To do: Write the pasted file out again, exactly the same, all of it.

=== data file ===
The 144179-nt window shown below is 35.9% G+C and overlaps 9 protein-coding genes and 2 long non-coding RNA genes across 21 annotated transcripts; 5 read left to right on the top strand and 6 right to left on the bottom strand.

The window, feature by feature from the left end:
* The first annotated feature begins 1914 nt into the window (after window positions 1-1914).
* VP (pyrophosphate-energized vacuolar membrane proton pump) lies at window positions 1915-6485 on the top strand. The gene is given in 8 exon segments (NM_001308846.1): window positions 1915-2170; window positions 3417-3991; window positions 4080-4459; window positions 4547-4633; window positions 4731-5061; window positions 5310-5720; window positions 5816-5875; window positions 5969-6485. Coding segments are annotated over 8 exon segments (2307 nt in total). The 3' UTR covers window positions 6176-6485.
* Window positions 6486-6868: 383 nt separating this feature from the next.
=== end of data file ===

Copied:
The 144179-nt window shown below is 35.9% G+C and overlaps 9 protein-coding genes and 2 long non-coding RNA genes across 21 annotated transcripts; 5 read left to right on the top strand and 6 right to left on the bottom strand.

The window, feature by feature from the left end:
* The first annotated feature begins 1914 nt into the window (after window positions 1-1914).
* VP (pyrophosphate-energized vacuolar membrane proton pump) lies at window positions 1915-6485 on the top strand. The gene is given in 8 exon segments (NM_001308846.1): window positions 1915-2170; window positions 3417-3991; window positions 4080-4459; window positions 4547-4633; window positions 4731-5061; window positions 5310-5720; window positions 5816-5875; window positions 5969-6485. Coding segments are annotated over 8 exon segments (2307 nt in total). The 3' UTR covers window positions 6176-6485.
* Window positions 6486-6868: 383 nt separating this feature from the next.